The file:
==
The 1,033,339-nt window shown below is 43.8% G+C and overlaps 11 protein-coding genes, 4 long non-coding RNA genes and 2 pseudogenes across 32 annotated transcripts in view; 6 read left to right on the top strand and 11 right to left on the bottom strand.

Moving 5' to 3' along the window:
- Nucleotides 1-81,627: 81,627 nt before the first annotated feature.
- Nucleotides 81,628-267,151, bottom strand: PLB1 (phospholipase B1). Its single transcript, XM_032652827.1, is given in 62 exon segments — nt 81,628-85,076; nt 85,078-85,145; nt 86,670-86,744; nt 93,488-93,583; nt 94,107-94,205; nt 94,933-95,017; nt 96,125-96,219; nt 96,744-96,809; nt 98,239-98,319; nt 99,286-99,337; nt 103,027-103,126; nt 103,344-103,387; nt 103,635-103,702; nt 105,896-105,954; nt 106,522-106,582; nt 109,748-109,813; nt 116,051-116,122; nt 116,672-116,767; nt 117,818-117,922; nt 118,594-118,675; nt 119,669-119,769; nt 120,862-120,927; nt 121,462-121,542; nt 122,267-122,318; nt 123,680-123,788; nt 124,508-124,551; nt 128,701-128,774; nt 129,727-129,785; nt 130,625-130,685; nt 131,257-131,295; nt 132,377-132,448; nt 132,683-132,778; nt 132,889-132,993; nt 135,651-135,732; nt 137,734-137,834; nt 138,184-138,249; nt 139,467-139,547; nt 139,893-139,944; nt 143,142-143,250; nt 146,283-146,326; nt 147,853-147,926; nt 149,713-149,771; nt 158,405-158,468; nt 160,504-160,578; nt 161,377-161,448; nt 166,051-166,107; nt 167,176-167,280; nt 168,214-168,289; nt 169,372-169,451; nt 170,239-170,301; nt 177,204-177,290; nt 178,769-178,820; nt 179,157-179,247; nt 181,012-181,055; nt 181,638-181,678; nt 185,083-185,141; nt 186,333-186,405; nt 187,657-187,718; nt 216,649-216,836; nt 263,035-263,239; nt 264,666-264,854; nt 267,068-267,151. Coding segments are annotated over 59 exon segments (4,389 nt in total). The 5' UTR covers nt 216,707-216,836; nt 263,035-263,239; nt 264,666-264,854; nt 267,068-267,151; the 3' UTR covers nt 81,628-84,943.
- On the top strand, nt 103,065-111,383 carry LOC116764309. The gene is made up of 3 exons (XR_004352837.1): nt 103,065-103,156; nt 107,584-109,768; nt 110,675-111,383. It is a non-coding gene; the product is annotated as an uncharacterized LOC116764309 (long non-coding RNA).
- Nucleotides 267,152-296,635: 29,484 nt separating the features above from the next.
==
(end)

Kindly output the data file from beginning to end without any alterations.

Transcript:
The 1,033,339-nt window shown below is 43.8% G+C and overlaps 11 protein-coding genes, 4 long non-coding RNA genes and 2 pseudogenes across 32 annotated transcripts in view; 6 read left to right on the top strand and 11 right to left on the bottom strand.

Moving 5' to 3' along the window:
- Nucleotides 1-81,627: 81,627 nt before the first annotated feature.
- Nucleotides 81,628-267,151, bottom strand: PLB1 (phospholipase B1). Its single transcript, XM_032652827.1, is given in 62 exon segments — nt 81,628-85,076; nt 85,078-85,145; nt 86,670-86,744; nt 93,488-93,583; nt 94,107-94,205; nt 94,933-95,017; nt 96,125-96,219; nt 96,744-96,809; nt 98,239-98,319; nt 99,286-99,337; nt 103,027-103,126; nt 103,344-103,387; nt 103,635-103,702; nt 105,896-105,954; nt 106,522-106,582; nt 109,748-109,813; nt 116,051-116,122; nt 116,672-116,767; nt 117,818-117,922; nt 118,594-118,675; nt 119,669-119,769; nt 120,862-120,927; nt 121,462-121,542; nt 122,267-122,318; nt 123,680-123,788; nt 124,508-124,551; nt 128,701-128,774; nt 129,727-129,785; nt 130,625-130,685; nt 131,257-131,295; nt 132,377-132,448; nt 132,683-132,778; nt 132,889-132,993; nt 135,651-135,732; nt 137,734-137,834; nt 138,184-138,249; nt 139,467-139,547; nt 139,893-139,944; nt 143,142-143,250; nt 146,283-146,326; nt 147,853-147,926; nt 149,713-149,771; nt 158,405-158,468; nt 160,504-160,578; nt 161,377-161,448; nt 166,051-166,107; nt 167,176-167,280; nt 168,214-168,289; nt 169,372-169,451; nt 170,239-170,301; nt 177,204-177,290; nt 178,769-178,820; nt 179,157-179,247; nt 181,012-181,055; nt 181,638-181,678; nt 185,083-185,141; nt 186,333-186,405; nt 187,657-187,718; nt 216,649-216,836; nt 263,035-263,239; nt 264,666-264,854; nt 267,068-267,151. Coding segments are annotated over 59 exon segments (4,389 nt in total). The 5' UTR covers nt 216,707-216,836; nt 263,035-263,239; nt 264,666-264,854; nt 267,068-267,151; the 3' UTR covers nt 81,628-84,943.
- On the top strand, nt 103,065-111,383 carry LOC116764309. The gene is made up of 3 exons (XR_004352837.1): nt 103,065-103,156; nt 107,584-109,768; nt 110,675-111,383. It is a non-coding gene; the product is annotated as an uncharacterized LOC116764309 (long non-coding RNA).
- Nucleotides 267,152-296,635: 29,484 nt separating the features above from the next.